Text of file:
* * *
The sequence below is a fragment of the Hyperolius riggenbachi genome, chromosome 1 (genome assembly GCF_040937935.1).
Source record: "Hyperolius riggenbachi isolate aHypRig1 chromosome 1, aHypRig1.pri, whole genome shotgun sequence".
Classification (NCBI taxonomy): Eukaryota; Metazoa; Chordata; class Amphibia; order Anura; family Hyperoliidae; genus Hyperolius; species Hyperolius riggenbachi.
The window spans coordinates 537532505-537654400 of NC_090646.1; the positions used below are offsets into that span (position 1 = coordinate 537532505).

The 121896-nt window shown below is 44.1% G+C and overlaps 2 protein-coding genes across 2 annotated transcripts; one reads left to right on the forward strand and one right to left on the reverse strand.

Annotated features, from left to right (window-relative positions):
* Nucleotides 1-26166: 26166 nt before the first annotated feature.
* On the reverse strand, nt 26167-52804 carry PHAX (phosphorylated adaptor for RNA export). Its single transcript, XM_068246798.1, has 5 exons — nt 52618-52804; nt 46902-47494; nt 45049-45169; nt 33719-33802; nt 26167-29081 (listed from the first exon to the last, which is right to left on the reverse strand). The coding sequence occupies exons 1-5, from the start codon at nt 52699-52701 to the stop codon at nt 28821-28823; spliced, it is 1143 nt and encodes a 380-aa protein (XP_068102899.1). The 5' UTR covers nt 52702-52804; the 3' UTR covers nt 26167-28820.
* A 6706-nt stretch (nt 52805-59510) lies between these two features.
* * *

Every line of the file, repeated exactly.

The sequence below is a fragment of the Hyperolius riggenbachi genome, chromosome 1 (genome assembly GCF_040937935.1).
Source record: "Hyperolius riggenbachi isolate aHypRig1 chromosome 1, aHypRig1.pri, whole genome shotgun sequence".
Classification (NCBI taxonomy): Eukaryota; Metazoa; Chordata; class Amphibia; order Anura; family Hyperoliidae; genus Hyperolius; species Hyperolius riggenbachi.
The window spans coordinates 537532505-537654400 of NC_090646.1; the positions used below are offsets into that span (position 1 = coordinate 537532505).

The 121896-nt window shown below is 44.1% G+C and overlaps 2 protein-coding genes across 2 annotated transcripts; one reads left to right on the forward strand and one right to left on the reverse strand.

Annotated features, from left to right (window-relative positions):
* Nucleotides 1-26166: 26166 nt before the first annotated feature.
* On the reverse strand, nt 26167-52804 carry PHAX (phosphorylated adaptor for RNA export). Its single transcript, XM_068246798.1, has 5 exons — nt 52618-52804; nt 46902-47494; nt 45049-45169; nt 33719-33802; nt 26167-29081 (listed from the first exon to the last, which is right to left on the reverse strand). The coding sequence occupies exons 1-5, from the start codon at nt 52699-52701 to the stop codon at nt 28821-28823; spliced, it is 1143 nt and encodes a 380-aa protein (XP_068102899.1). The 5' UTR covers nt 52702-52804; the 3' UTR covers nt 26167-28820.
* A 6706-nt stretch (nt 52805-59510) lies between these two features.